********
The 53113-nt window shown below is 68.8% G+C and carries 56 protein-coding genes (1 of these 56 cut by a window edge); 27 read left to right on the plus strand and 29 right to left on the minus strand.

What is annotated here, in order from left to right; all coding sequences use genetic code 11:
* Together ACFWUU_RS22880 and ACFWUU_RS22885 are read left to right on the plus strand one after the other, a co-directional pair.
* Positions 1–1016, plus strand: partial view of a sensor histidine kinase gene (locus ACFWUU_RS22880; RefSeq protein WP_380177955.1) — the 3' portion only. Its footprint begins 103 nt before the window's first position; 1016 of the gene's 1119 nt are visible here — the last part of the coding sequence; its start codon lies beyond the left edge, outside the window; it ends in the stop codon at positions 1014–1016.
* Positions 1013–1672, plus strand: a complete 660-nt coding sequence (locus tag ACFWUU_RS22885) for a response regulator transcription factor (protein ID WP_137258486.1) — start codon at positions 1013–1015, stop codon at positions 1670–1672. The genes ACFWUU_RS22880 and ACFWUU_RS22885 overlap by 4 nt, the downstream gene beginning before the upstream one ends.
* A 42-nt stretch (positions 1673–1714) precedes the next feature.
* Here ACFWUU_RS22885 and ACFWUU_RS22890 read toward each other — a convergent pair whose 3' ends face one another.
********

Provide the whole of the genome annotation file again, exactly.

The 53113-nt window shown below is 68.8% G+C and carries 56 protein-coding genes (1 of these 56 cut by a window edge); 27 read left to right on the plus strand and 29 right to left on the minus strand.

What is annotated here, in order from left to right; all coding sequences use genetic code 11:
* Together ACFWUU_RS22880 and ACFWUU_RS22885 are read left to right on the plus strand one after the other, a co-directional pair.
* Positions 1–1016, plus strand: partial view of a sensor histidine kinase gene (locus ACFWUU_RS22880; RefSeq protein WP_380177955.1) — the 3' portion only. Its footprint begins 103 nt before the window's first position; 1016 of the gene's 1119 nt are visible here — the last part of the coding sequence; its start codon lies beyond the left edge, outside the window; it ends in the stop codon at positions 1014–1016.
* Positions 1013–1672, plus strand: a complete 660-nt coding sequence (locus tag ACFWUU_RS22885) for a response regulator transcription factor (protein ID WP_137258486.1) — start codon at positions 1013–1015, stop codon at positions 1670–1672. The genes ACFWUU_RS22880 and ACFWUU_RS22885 overlap by 4 nt, the downstream gene beginning before the upstream one ends.
* A 42-nt stretch (positions 1673–1714) precedes the next feature.
* Here ACFWUU_RS22885 and ACFWUU_RS22890 read toward each other — a convergent pair whose 3' ends face one another.